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Welcome Jonathan Hirschman of PCB:NG!
- The “NG” stands for “Next Generation” (think Star Trek)
- They are not alone! Refactory (Tom Kennedy) is another assembly house in Brooklyn .
- PCB:NG will be similar to other on-demand services (with low customer service needs). Sites like Moo/Teespring/Shapeways/Ponoko.
- There is not much standardization in the industry. There was an attempt using ODB++ and GerberX2.
- Dave uploaded one of his micro supply designs: http://imgur.com/f9wABJS
- The limits of PCB:NG are:
- 4 mil space / 4 mil trace
- 2 or 4 layer
- 8 mil drill, 5 mil annular ring.
- 1 oz outer copper, 0.5 oz inner
- Surface mount only
- Betas get $1/sq inch in 6 quantity. Other future promos might include incentivizing doing everything in metric.
- Like other online services, DFM (orientation) needs to be verified in the web interface.
- “Confounding user tricks” really means dumb mistakes users make (including Chris).
- Quantity 6
- $8 sq single sided
- $12 sq double sided
- Delivered in 12 calendar day
- It’s never quite “apples to apples” comparisons.
- Pick and place machines have a wide range of interface software. There are roughly between 20 and 30 vendors.
- The PCB:NG Software
- After a user uploads, it gets assgned to panel.
- Then another algorithm does the Tab routing.
- The front end updates the database, which delivers files to machine automatically.
- In the US, assembly amounts for $35B in economic activity. However, most designs are 1-100 quantity.
- Jon as also the person who brought the Pieco paste press to market. Jon shuttered the company after the support requests became untenable.
- If you’re interested in trying out PCB:NG beta and want to jump the line, use the signup code “theamphour” or “amp hour” and you’ll get instant access.
Bob Coggeshall (@BobCoggeshall) says
Hats off to Jonathan on PCB:NG for a very impressive service.
All my comments are based on running my own low-volume assembly service.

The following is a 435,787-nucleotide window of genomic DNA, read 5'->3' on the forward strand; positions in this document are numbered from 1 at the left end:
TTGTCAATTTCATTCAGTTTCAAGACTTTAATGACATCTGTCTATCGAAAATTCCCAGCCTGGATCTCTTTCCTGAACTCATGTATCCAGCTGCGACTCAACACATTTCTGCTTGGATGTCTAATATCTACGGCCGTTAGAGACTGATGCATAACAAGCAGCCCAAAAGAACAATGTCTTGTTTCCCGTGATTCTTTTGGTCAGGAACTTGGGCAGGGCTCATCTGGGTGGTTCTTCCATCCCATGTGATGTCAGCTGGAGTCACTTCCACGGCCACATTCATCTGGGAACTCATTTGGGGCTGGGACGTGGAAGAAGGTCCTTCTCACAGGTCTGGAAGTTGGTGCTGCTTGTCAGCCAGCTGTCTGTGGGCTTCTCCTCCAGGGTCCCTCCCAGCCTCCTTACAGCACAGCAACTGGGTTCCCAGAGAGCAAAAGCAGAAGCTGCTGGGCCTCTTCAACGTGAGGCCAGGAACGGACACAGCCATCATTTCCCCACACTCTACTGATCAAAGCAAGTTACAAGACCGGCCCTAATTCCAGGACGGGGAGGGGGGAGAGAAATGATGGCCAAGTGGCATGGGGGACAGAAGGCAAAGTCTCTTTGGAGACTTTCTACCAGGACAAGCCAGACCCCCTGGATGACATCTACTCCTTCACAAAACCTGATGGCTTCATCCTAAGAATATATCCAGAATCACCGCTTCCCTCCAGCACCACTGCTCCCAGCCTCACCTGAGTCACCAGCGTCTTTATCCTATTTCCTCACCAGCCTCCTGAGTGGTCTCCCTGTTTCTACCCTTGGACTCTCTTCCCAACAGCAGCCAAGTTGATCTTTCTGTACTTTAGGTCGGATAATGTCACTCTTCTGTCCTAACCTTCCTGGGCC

Single sided vs double sided. Since the board goes through the entire process twice, I’ve found that the labor nearly doubles. Also yield goes down for the same reason. What can go on each side ? Anything 1206 or smaller will stay on. So if one side is restricted to that you are good. Having said that, single-side will always cost you less to assemble and yields will be better.
Overage. Yes, the big CMs might ask or charge for 100% extra parts. I’ve found 20% is good enough.
Pnp error rates; Mis-picks per component type would be nice. There is no substitute for talking to an experienced, objective owner/operator before you buy; That said, many pnps are not used in high-mix/low-volume operations where things like changeover time is critical.
Having built a software process around a pick and place machine I can say how pick and place machines store data internally is oftentimes archaic, but at the end of the day, does not matter so much; If you’ve written a whole software front-end already, emitting a format for a particular PNP is or other piece of machinery not that big a deal.
Regarding PnP job setup time; I’ve found, 90% of the setup time is loading the parts, so it is directly proportional to BOM size. My process takes about 5..7 minutes per BOM item on average. Remember you have to include the dismount time also.
Regarding cut tape being a disaster; Cut tape with leader is the defacto I am used to mainly b/c the distributors do this (mouse reel, digi-reel). What I’d love to see is all the parts on for a job shipped as a JEDEC trays which is sort of a standard that most PnPs can handle (are you listening, Digikey, Mouser, Newark?)
Self-serve model vs. Concierge model. While I started out thinking everyone would accept a one-size-fits-all type of service, I found a very significant percentage just want to do it old-school; Bouncing emails and files back and forth. Some people want total turnkey, Some people even want design services… All this comes through the door.. But you cannot raise your prices overall for high-maintenance customers; Accurate pricing models are a must for everything you offer. That’s true for any business, I suppose.